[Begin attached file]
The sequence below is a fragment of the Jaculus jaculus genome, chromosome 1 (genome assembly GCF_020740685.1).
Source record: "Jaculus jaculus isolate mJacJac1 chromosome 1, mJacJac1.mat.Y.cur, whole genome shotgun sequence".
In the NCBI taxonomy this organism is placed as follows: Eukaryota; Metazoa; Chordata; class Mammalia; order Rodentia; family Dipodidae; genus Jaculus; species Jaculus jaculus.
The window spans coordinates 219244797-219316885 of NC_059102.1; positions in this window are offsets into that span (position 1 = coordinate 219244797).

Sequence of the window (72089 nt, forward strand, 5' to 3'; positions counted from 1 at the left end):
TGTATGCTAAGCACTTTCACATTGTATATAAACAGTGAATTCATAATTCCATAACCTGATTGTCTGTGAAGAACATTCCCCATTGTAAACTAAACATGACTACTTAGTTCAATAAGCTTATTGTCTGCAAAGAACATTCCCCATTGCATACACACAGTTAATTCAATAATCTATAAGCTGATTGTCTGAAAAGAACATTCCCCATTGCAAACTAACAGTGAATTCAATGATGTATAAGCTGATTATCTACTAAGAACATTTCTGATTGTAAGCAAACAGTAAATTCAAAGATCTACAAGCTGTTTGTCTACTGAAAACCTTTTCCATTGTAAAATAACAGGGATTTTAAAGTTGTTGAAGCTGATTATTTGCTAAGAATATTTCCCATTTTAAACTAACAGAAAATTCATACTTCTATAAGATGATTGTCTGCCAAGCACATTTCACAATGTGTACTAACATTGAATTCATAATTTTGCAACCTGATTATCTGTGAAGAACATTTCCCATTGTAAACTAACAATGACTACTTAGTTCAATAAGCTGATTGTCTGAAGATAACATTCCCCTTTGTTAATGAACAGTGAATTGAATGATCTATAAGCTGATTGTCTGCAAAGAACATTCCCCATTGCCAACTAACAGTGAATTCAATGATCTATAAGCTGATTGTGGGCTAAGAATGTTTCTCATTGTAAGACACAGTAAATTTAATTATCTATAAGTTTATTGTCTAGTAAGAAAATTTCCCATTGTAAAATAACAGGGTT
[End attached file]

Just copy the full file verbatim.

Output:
The sequence below is a fragment of the Jaculus jaculus genome, chromosome 1 (genome assembly GCF_020740685.1).
Source record: "Jaculus jaculus isolate mJacJac1 chromosome 1, mJacJac1.mat.Y.cur, whole genome shotgun sequence".
In the NCBI taxonomy this organism is placed as follows: Eukaryota; Metazoa; Chordata; class Mammalia; order Rodentia; family Dipodidae; genus Jaculus; species Jaculus jaculus.
The window spans coordinates 219244797-219316885 of NC_059102.1; positions in this window are offsets into that span (position 1 = coordinate 219244797).

Sequence of the window (72089 nt, forward strand, 5' to 3'; positions counted from 1 at the left end):
TGTATGCTAAGCACTTTCACATTGTATATAAACAGTGAATTCATAATTCCATAACCTGATTGTCTGTGAAGAACATTCCCCATTGTAAACTAAACATGACTACTTAGTTCAATAAGCTTATTGTCTGCAAAGAACATTCCCCATTGCATACACACAGTTAATTCAATAATCTATAAGCTGATTGTCTGAAAAGAACATTCCCCATTGCAAACTAACAGTGAATTCAATGATGTATAAGCTGATTATCTACTAAGAACATTTCTGATTGTAAGCAAACAGTAAATTCAAAGATCTACAAGCTGTTTGTCTACTGAAAACCTTTTCCATTGTAAAATAACAGGGATTTTAAAGTTGTTGAAGCTGATTATTTGCTAAGAATATTTCCCATTTTAAACTAACAGAAAATTCATACTTCTATAAGATGATTGTCTGCCAAGCACATTTCACAATGTGTACTAACATTGAATTCATAATTTTGCAACCTGATTATCTGTGAAGAACATTTCCCATTGTAAACTAACAATGACTACTTAGTTCAATAAGCTGATTGTCTGAAGATAACATTCCCCTTTGTTAATGAACAGTGAATTGAATGATCTATAAGCTGATTGTCTGCAAAGAACATTCCCCATTGCCAACTAACAGTGAATTCAATGATCTATAAGCTGATTGTGGGCTAAGAATGTTTCTCATTGTAAGACACAGTAAATTTAATTATCTATAAGTTTATTGTCTAGTAAGAAAATTTCCCATTGTAAAATAACAGGGTT